Odessa Jorgensen will pull down her fiddle and softly, but with great conviction, sing the gentle notes that convey the soul of her songs: Above. photos by Stan Deatherage
I call attention to this song that was written long before any of these musicians were born to draw attention to the versatility of this young ensemble. Here they were performing a tune by two of the greatest songwriters in the last 100 years, changing the arrangement to a more jazzy / smoky blues version, with those great bluegrass instruments - mandolin and the long strokes upon the fiddle - and they nailed it. Similar to another great bluegrass band, Allison Krause and Union Station
, who took a great Beatles'
song, "I Will," and similarly as Union Station
did with "I Will," they hit the proverbial home run.
And that is one of the great strengths of Bearfoot: They are not afraid to take chances in their low-key approach to an intense genre of music - bluegrass. Their perfect harmonies, with most of the lead vocals sung by Odessa, and to lesser extent Kate Hamre, in voice complements their instrumentation of all those wonderful strings that one can well understand their confidence to take a delicate bite out of the Lennon / McCartney catalogue, and then take a bigger bite out the innovative process of using the traditional bluegrass genre to bridge to unique sound that is so very refreshingly different.
An example of this experimentation is the group effort in building the song “Good in the Kitchen” as an a cappella rendering of a subject that conveys many connotations - depending on one’s appetite. A real crowd pleaser, and a personal favorite of mine as I experienced the band for the first time, was the song “Caroline,” created by former group Singer / Songwriter Annalisa Tornfelt. This fresh punch of a bluesy examination of an abused women, who would rather be dancing:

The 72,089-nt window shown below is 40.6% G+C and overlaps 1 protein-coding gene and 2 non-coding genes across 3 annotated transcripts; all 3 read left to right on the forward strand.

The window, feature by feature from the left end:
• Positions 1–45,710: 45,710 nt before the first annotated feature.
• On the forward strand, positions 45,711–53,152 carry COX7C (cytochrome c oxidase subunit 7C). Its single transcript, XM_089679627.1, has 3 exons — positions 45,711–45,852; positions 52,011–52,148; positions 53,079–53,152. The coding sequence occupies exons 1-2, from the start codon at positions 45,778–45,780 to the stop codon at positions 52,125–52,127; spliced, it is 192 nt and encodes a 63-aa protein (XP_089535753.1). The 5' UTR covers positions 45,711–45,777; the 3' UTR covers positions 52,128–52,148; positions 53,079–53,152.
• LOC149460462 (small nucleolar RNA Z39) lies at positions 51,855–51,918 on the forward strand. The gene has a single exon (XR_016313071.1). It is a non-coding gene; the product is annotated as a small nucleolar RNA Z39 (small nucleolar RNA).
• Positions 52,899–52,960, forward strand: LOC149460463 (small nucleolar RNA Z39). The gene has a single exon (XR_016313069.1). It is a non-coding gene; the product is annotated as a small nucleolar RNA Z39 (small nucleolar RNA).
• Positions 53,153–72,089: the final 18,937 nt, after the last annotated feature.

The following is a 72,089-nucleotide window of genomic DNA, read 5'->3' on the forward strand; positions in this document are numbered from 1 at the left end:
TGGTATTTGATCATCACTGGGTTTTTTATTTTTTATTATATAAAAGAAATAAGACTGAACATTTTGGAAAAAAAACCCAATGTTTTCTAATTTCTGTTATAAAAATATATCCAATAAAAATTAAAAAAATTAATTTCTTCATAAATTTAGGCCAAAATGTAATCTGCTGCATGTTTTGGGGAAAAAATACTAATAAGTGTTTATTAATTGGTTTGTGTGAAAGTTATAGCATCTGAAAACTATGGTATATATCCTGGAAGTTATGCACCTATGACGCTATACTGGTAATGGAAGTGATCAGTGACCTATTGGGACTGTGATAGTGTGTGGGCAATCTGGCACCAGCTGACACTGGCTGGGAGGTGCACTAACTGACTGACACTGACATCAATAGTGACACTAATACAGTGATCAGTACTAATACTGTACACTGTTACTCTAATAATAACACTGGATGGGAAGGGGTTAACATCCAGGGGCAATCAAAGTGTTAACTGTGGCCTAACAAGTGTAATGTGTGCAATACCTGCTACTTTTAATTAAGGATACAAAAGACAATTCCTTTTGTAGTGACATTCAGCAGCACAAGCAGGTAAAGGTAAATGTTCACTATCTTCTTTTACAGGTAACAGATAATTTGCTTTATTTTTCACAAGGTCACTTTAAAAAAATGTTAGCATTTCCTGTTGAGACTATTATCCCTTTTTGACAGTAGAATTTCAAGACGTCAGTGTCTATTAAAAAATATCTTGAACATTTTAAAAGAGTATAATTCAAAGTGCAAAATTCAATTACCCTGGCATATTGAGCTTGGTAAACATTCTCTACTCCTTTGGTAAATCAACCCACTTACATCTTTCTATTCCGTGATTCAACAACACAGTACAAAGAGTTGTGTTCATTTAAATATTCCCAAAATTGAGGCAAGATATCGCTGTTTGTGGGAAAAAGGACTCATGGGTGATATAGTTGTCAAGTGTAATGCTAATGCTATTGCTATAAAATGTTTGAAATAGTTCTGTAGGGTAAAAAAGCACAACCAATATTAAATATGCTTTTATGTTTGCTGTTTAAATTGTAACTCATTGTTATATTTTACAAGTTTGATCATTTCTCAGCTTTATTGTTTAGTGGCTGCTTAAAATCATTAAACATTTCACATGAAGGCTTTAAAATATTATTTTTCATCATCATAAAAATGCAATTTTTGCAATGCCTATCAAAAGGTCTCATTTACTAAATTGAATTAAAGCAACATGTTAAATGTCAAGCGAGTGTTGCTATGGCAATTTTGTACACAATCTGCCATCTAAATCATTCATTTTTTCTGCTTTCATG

Caroline’s comin’ into town;
She got a black eye big and round.
Caroline’s got her dancing shoes;
She ain’t got a thing to lose.
Bearfoot trying their hand at a cappella on “Good in the Kitchen.”: Above. photos by Stan Deatherage
As you can tell by the performance pictures the young women occupy the center, while the young men buttress these sirens, of extreme prowess, with their strings. Both men sing, and while most
adequate, have yet to find their true voice, but I know it’s coming, just as it took Eric Clapton quite a few years to find his. One issue that is inarguable, is that of these two gentlemen possessing a uniquely gifted prowess of their respective string instruments. Mike Michelson on guitar and Jason Norris on mandolin are respectively as comfortable handling the rhythm duties as they are at challenging their skills playing the peppy leads that are required with all good bluegrass bands. Whether playing an occasional reel, traditional arrangement, or of their own construction, these gentlemen easily pull their weight.
In describing the talents and the entertainment values of Bearfoot, I spared no hyperbole for I spent none. These young performers are so good, and yet they appear to possess so much potential,
I tend to consider the next level for a band of this caliber is the one occupied by Alison Krause and Union Station
. To get there the band members will need to continue the advancement of their respective talents, and find a topflight dobro picker like Jerry Douglas (with Union Station
My immediate suggestion: Book a ticket to a local show, or buy Bearfoot
’s latest CD or one of their earlier CD’s. We will review their individual volumes in later editions of Better Angels Now
I leave you with a few pictures of Bearfoot: Here below. photos by Stan Deatherage
Bearfoot, from left to right: Angela Oudean, fiddle Odessa Jorgensen, fiddle Jason Norris, mandolin Kate Hamre, bass Mike Mickelson, guitar
Odessa Jorgensen, Mike Norris and Kate Hamre finding that groove to slip into for some well synchronized harmonies.
Odessa Jorgensen taking a breather from her lead and harmonizing vocal to join in with the band by bending a few notes on the fiddle.
This Article courtesy of our sister site: Better Angels Now.